The Museum of Eretria is one of the most important archaeological museums of the Greek area, which presents findings from various eras. The sculptures of the temple of Daphnephore of Apollo, and especially the complex of Theseus with the Amazonian Antiope, are prominent in them. The Museum is in close proximity to the archaeological site, which helps to better understand it. The building of the Museum belongs to the Greek state, and its expansion with a second large hall was financed by the Swiss Archaeological School (the renovation lasted from 1989-1991).
The findings come from excavations by the local Ephorate and foreign archeological schools (Swiss and British School) in the wider area of Eretria. Chronologically they cover the entire population range of the area, from the Bronze Age to the Roman years. There is a chronological ordering of showcases and objects (starting with the oldest and ending with the newest). The museum exhibits pottery (of all ages), sculptures and reliefs of the Archaic, Classical and Hellenistic Era, bronze objects, such as vases, figurines, luxury items from the East, gold, silver and copper jewelry, armor and more. The most important exhibits of the Museum can be considered the sculptural complex of Theseus with Antiopi from the western pediment of the temple of Daphnephore of Apollo in Eretria, the clay statue of Centaurus from Lefkandi, the bronze parakeet with horseshoe Panathinaic amphorae.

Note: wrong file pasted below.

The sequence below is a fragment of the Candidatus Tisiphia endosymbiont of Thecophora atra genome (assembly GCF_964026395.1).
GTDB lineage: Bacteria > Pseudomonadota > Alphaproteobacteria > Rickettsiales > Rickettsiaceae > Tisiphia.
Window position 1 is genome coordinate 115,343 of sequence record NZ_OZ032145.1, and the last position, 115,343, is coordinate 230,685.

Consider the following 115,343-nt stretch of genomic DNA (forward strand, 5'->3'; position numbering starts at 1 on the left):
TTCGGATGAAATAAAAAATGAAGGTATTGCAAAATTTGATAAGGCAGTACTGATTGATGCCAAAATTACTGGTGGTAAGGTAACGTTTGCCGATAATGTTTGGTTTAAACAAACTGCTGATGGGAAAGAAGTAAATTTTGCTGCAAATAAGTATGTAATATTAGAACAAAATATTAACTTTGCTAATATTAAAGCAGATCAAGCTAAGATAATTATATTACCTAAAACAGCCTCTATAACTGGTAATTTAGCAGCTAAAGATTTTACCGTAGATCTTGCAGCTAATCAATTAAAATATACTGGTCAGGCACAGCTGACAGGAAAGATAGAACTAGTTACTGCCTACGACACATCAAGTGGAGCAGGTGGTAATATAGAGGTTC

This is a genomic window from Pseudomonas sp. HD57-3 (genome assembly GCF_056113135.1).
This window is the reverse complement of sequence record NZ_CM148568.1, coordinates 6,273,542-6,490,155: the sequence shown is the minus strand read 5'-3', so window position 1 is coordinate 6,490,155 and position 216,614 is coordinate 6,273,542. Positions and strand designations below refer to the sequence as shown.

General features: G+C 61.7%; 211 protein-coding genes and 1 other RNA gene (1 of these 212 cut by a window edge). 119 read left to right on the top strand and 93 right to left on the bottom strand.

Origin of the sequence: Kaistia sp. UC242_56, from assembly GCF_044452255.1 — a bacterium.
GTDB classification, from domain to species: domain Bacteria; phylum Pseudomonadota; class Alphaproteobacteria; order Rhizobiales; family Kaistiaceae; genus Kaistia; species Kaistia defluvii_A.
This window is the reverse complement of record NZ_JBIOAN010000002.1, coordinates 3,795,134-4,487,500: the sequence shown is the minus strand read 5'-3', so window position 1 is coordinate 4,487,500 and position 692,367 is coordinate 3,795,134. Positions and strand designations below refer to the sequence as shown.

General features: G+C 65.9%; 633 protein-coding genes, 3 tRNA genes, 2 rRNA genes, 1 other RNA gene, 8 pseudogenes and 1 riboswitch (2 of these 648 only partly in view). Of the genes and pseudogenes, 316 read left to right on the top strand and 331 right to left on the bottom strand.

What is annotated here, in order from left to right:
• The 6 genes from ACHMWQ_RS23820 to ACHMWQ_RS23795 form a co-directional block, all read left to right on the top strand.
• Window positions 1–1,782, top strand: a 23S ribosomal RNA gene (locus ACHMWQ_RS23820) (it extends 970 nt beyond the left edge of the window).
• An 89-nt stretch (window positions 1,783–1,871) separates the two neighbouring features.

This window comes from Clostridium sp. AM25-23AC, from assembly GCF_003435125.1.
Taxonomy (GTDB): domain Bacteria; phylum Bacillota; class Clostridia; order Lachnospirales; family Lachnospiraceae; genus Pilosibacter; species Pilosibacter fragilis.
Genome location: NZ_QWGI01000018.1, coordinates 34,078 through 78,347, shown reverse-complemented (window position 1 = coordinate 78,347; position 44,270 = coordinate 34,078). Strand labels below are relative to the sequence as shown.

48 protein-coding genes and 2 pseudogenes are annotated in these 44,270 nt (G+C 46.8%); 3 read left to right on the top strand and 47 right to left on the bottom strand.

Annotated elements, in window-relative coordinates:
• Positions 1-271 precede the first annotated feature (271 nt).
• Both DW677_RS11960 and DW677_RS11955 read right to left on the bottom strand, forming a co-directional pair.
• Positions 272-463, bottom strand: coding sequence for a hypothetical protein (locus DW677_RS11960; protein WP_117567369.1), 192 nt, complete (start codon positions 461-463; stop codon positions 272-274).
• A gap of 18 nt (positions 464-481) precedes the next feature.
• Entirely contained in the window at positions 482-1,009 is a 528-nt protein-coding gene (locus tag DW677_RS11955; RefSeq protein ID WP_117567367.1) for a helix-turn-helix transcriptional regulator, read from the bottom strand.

Sculptures from the 4th century are on display in the Museum's hallway. B.C. and inscriptions. The museum's first main hall contains the findings of prehistoric Eretria, as well as three neighboring prehistoric settlements, Xeropolis, Amarinthos and Magoula.
Xeropoli is located northwest of Eretria and had an important position from the end of the Early Helladic Era and the Mycenaean Era. The settlement of Amarinthos was discovered beneath an artificial hill southeast of Eretria and dates from the Helladic Era (around 3000 BC). Magoula is located between Eretria and Amarinthos and dates back to the Early Helladic Era.
The most important exhibits, however, come from the cemeteries of Lefkandi and Eretria. In the second hall dominates the western pediment of the temple of Daphnophore Apollo, which dates to the late 6th century. B.C. and is an example of great art. Finally, the Museum's courtyard features architectural members, tombstones, resolutions and more.